Game Design: Step by Step
Junkmen and Soundtracks
February 2, 2000
This week, as promised, we're going to take a look at the Junkmen. As I mentioned in last week's installment, I have a little confession to make: of all of the Breeds available to players in this game, my favorite, far above all others, are the Junkmen. If I thought I could get away with it, I'd have them be the only Breed option--but of course, that would result in a far, far different sort of game.
My love of this Breed comes from my complete and utter frothing fan-boyishness when it comes to the Steampunk genre. For those of you who aren't aware, Steampunk is a sub-genre of science-fiction (and specifically of alternate history) which stipulates a world where, as I've heard it put, "the future arrived early". Often set in the Victorian era with steam-power and primitive computing "analytical engines"...it's nifty stuff, and has yet to be done justice as an RPG. Castle Falkenstein was OK, and surely is the best of the lot, but was just a little too "D&D with Steam" for my tastes. Space:1889 was cool, too--but was plagued by a number of problems, not the least of which was largely ignoring what effect the colonial efforts on Mars and Venus had back on Earth. For Fairy Queen and Country from TSR...what? You've never heard of it? Well, that was part of the problem. Hell, I even designed one: Age of Empire, published in 1996 by Epitaph Studios, later distributed through Event Horizon.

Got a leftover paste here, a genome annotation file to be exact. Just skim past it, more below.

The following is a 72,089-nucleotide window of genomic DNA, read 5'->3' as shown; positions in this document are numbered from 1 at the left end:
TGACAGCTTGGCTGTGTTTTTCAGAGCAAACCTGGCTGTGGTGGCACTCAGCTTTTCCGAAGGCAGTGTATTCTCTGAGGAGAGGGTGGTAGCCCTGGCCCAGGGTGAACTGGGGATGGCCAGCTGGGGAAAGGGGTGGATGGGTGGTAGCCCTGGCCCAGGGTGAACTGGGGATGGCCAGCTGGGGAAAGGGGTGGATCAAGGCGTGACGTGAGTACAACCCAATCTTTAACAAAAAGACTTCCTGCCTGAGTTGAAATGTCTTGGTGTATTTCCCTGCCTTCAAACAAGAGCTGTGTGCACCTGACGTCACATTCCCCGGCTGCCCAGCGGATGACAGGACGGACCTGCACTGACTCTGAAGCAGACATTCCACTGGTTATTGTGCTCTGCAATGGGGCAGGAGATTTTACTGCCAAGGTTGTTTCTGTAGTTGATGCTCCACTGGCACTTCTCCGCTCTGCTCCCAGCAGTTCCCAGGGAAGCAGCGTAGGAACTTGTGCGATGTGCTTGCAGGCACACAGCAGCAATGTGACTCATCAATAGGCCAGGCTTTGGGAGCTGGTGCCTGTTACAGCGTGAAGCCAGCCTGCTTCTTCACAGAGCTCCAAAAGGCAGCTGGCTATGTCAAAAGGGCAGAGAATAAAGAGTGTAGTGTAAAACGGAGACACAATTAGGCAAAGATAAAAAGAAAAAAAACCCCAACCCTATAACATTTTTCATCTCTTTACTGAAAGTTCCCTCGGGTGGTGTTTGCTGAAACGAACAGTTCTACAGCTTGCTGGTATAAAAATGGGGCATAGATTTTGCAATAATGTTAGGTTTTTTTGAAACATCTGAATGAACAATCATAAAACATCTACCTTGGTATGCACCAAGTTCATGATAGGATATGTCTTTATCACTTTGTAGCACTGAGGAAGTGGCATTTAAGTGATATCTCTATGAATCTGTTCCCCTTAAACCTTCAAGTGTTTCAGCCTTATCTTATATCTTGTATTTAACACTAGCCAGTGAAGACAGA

But, I'm getting off on a tangent here. What is important, as far as UnderWorld is concerned, is that the Junkmen are my tribute to steam automatons of the Steampunk genre.
I decided to make them more than that, however. Clanking pistons and dripping oil is all well and good...but as the Tin Man will tell you, it's not worth a damn unless you've got a heart. To that end I wanted to give the Junkmen something that would make them stand out even further on the weird-shit-o-meter (as if being a sentient robot built from spare parts and trash wasn't enough). So, I got the idea that at the heart of these construct burns the soul of a ghost, like a pilot light on a boiler. A ghost that some Artificer ripped from the ether and locked into a new body of metal and gears. This allowed for a lot of cool character stuff---some Junkmen may be largely unaware of their pasts, being content in their present state. Some might fully remember their earlier existance, but view their current condition as a second chance...a new lease on life. Some, however, might feel that they are denied the rest that they so richly deserve, and lament over their existance, cursed to remain locked away within a metal skin....
OK...maybe that last one is more for the Vampire players out there.
Oh...and for the record, I'm aware that there are a number of similar things in a number of different sources, so this isn't entirely an original idea. My inspiration came from a single page in a comic that ran in Doctor Who Monthly in the 80s (later put out by Marvel as a Graphic Novel entitled "Dr Who: Voyager")--which featured an automaton powered by a living soul. Hell, you could even argue that Marvin, the Paranoid Android from Douglas Adams' Hitchhiker's Guide series could qualify. I guess my point here is that good ideas come from all sorts of places.